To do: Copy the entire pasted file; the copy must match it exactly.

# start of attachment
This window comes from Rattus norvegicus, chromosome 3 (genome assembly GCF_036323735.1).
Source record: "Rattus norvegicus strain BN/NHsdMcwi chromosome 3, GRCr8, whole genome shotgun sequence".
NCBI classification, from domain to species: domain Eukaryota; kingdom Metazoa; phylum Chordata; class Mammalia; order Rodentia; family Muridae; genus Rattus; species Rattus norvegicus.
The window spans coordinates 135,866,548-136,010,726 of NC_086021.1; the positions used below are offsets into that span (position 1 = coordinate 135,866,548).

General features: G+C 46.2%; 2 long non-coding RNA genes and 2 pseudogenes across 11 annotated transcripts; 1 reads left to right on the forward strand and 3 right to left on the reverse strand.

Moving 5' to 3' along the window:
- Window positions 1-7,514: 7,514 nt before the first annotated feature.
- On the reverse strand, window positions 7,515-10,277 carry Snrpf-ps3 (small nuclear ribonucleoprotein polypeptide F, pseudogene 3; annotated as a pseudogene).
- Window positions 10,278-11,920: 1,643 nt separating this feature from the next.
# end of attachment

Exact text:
This window comes from Rattus norvegicus, chromosome 3 (genome assembly GCF_036323735.1).
Source record: "Rattus norvegicus strain BN/NHsdMcwi chromosome 3, GRCr8, whole genome shotgun sequence".
NCBI classification, from domain to species: domain Eukaryota; kingdom Metazoa; phylum Chordata; class Mammalia; order Rodentia; family Muridae; genus Rattus; species Rattus norvegicus.
The window spans coordinates 135,866,548-136,010,726 of NC_086021.1; the positions used below are offsets into that span (position 1 = coordinate 135,866,548).

General features: G+C 46.2%; 2 long non-coding RNA genes and 2 pseudogenes across 11 annotated transcripts; 1 reads left to right on the forward strand and 3 right to left on the reverse strand.

Moving 5' to 3' along the window:
- Window positions 1-7,514: 7,514 nt before the first annotated feature.
- On the reverse strand, window positions 7,515-10,277 carry Snrpf-ps3 (small nuclear ribonucleoprotein polypeptide F, pseudogene 3; annotated as a pseudogene).
- Window positions 10,278-11,920: 1,643 nt separating this feature from the next.